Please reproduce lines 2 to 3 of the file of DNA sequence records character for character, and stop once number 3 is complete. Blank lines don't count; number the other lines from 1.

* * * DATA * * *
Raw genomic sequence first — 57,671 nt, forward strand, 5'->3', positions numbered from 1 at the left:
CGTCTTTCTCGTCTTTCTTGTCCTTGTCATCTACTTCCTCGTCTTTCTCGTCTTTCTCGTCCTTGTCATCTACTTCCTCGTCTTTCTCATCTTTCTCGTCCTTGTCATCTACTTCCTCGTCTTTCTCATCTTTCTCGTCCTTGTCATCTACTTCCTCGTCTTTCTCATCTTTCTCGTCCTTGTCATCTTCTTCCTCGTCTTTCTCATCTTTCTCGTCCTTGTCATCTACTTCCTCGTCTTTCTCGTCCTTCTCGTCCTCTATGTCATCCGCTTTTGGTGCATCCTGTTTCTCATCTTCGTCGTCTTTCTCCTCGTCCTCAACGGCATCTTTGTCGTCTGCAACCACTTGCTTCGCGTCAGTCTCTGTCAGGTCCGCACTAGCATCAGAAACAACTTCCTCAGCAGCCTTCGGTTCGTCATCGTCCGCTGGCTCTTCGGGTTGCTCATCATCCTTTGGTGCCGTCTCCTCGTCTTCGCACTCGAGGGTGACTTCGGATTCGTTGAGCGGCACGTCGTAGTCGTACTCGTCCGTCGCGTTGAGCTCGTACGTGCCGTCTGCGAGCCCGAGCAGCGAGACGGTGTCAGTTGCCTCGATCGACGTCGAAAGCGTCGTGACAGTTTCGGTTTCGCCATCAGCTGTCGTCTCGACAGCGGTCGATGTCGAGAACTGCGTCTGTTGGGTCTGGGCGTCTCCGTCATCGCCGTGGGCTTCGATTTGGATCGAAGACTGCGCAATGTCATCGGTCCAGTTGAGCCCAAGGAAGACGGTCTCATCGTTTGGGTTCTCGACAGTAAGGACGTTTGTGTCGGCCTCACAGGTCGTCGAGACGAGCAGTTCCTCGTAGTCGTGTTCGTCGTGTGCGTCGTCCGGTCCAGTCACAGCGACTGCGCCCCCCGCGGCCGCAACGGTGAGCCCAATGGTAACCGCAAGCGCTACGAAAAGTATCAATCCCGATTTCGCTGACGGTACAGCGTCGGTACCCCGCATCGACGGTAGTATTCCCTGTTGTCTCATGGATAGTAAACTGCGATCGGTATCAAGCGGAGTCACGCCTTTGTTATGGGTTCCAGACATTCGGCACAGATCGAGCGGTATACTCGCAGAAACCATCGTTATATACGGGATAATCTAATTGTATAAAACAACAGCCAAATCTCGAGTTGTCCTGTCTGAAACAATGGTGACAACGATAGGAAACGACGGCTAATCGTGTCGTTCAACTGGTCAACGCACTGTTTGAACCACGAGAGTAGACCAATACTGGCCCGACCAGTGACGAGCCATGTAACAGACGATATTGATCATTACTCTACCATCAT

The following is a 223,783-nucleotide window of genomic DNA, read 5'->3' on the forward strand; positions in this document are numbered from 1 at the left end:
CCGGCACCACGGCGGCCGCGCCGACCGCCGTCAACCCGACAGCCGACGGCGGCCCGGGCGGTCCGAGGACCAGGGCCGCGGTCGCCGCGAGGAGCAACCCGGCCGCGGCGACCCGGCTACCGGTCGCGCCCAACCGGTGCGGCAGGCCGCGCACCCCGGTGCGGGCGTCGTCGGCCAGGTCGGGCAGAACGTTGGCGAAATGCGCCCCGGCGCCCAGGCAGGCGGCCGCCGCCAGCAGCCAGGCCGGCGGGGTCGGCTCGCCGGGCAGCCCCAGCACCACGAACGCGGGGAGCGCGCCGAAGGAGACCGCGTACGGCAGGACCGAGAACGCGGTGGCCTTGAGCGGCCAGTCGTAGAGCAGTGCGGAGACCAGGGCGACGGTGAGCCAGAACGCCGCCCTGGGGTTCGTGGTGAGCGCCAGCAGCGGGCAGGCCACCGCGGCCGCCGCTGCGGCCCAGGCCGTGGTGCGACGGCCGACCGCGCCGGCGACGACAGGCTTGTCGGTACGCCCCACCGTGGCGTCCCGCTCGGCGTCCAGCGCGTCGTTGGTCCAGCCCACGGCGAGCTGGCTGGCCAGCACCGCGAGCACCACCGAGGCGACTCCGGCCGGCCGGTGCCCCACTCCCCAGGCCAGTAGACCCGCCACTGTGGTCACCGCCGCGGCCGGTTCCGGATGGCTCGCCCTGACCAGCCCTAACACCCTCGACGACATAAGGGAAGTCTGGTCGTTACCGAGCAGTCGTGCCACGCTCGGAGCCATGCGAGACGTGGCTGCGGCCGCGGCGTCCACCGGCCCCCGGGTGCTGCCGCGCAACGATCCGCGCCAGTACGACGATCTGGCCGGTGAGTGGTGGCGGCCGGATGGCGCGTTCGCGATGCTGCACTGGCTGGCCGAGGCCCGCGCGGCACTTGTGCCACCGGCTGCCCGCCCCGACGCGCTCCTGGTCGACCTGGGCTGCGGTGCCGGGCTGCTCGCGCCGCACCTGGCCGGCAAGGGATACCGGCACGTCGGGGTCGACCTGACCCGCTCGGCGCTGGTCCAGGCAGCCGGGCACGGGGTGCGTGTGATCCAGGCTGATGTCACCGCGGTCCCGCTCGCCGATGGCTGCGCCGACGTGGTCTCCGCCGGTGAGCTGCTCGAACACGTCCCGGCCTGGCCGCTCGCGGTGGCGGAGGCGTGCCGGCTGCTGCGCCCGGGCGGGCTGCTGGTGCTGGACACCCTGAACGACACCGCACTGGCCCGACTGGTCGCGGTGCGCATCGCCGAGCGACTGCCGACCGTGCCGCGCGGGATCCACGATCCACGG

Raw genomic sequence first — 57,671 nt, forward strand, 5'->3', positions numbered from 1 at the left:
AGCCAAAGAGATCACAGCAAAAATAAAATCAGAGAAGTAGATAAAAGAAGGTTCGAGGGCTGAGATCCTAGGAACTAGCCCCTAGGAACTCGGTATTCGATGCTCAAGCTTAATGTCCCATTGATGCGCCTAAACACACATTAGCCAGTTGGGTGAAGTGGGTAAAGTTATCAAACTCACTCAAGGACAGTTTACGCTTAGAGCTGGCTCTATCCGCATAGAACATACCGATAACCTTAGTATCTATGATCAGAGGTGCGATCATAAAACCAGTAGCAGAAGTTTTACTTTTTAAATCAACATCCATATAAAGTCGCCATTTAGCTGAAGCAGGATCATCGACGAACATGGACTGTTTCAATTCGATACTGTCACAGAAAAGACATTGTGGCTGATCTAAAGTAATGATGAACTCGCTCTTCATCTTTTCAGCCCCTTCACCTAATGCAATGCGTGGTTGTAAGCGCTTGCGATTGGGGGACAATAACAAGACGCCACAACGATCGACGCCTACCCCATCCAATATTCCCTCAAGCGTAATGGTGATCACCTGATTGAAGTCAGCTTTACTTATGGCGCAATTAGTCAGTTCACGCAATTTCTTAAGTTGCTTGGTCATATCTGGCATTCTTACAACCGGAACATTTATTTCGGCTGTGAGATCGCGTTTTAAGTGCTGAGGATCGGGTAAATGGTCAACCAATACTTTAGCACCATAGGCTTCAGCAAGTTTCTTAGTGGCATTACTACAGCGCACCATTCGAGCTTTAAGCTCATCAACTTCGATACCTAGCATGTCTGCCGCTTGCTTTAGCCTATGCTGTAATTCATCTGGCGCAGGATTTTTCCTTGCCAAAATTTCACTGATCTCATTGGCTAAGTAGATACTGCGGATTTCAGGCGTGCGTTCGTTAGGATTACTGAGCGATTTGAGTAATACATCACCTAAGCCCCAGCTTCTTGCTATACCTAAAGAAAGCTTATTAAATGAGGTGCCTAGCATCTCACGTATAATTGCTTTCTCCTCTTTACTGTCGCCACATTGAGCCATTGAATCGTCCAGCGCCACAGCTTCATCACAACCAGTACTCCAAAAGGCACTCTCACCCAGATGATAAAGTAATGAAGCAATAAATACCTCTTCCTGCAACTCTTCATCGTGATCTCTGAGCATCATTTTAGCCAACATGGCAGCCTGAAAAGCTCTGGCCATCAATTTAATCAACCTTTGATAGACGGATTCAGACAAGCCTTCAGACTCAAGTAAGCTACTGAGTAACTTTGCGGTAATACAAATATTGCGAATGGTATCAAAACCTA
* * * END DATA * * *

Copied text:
CGTCTTTCTCGTCTTTCTTGTCCTTGTCATCTACTTCCTCGTCTTTCTCGTCTTTCTCGTCCTTGTCATCTACTTCCTCGTCTTTCTCATCTTTCTCGTCCTTGTCATCTACTTCCTCGTCTTTCTCATCTTTCTCGTCCTTGTCATCTACTTCCTCGTCTTTCTCATCTTTCTCGTCCTTGTCATCTTCTTCCTCGTCTTTCTCATCTTTCTCGTCCTTGTCATCTACTTCCTCGTCTTTCTCGTCCTTCTCGTCCTCTATGTCATCCGCTTTTGGTGCATCCTGTTTCTCATCTTCGTCGTCTTTCTCCTCGTCCTCAACGGCATCTTTGTCGTCTGCAACCACTTGCTTCGCGTCAGTCTCTGTCAGGTCCGCACTAGCATCAGAAACAACTTCCTCAGCAGCCTTCGGTTCGTCATCGTCCGCTGGCTCTTCGGGTTGCTCATCATCCTTTGGTGCCGTCTCCTCGTCTTCGCACTCGAGGGTGACTTCGGATTCGTTGAGCGGCACGTCGTAGTCGTACTCGTCCGTCGCGTTGAGCTCGTACGTGCCGTCTGCGAGCCCGAGCAGCGAGACGGTGTCAGTTGCCTCGATCGACGTCGAAAGCGTCGTGACAGTTTCGGTTTCGCCATCAGCTGTCGTCTCGACAGCGGTCGATGTCGAGAACTGCGTCTGTTGGGTCTGGGCGTCTCCGTCATCGCCGTGGGCTTCGATTTGGATCGAAGACTGCGCAATGTCATCGGTCCAGTTGAGCCCAAGGAAGACGGTCTCATCGTTTGGGTTCTCGACAGTAAGGACGTTTGTGTCGGCCTCACAGGTCGTCGAGACGAGCAGTTCCTCGTAGTCGTGTTCGTCGTGTGCGTCGTCCGGTCCAGTCACAGCGACTGCGCCCCCCGCGGCCGCAACGGTGAGCCCAATGGTAACCGCAAGCGCTACGAAAAGTATCAATCCCGATTTCGCTGACGGTACAGCGTCGGTACCCCGCATCGACGGTAGTATTCCCTGTTGTCTCATGGATAGTAAACTGCGATCGGTATCAAGCGGAGTCACGCCTTTGTTATGGGTTCCAGACATTCGGCACAGATCGAGCGGTATACTCGCAGAAACCATCGTTATATACGGGATAATCTAATTGTATAAAACAACAGCCAAATCTCGAGTTGTCCTGTCTGAAACAATGGTGACAACGATAGGAAACGACGGCTAATCGTGTCGTTCAACTGGTCAACGCACTGTTTGAACCACGAGAGTAGACCAATACTGGCCCGACCAGTGACGAGCCATGTAACAGACGATATTGATCATTACTCTACCATCAT

The following is a 223,783-nucleotide window of genomic DNA, read 5'->3' on the forward strand; positions in this document are numbered from 1 at the left end: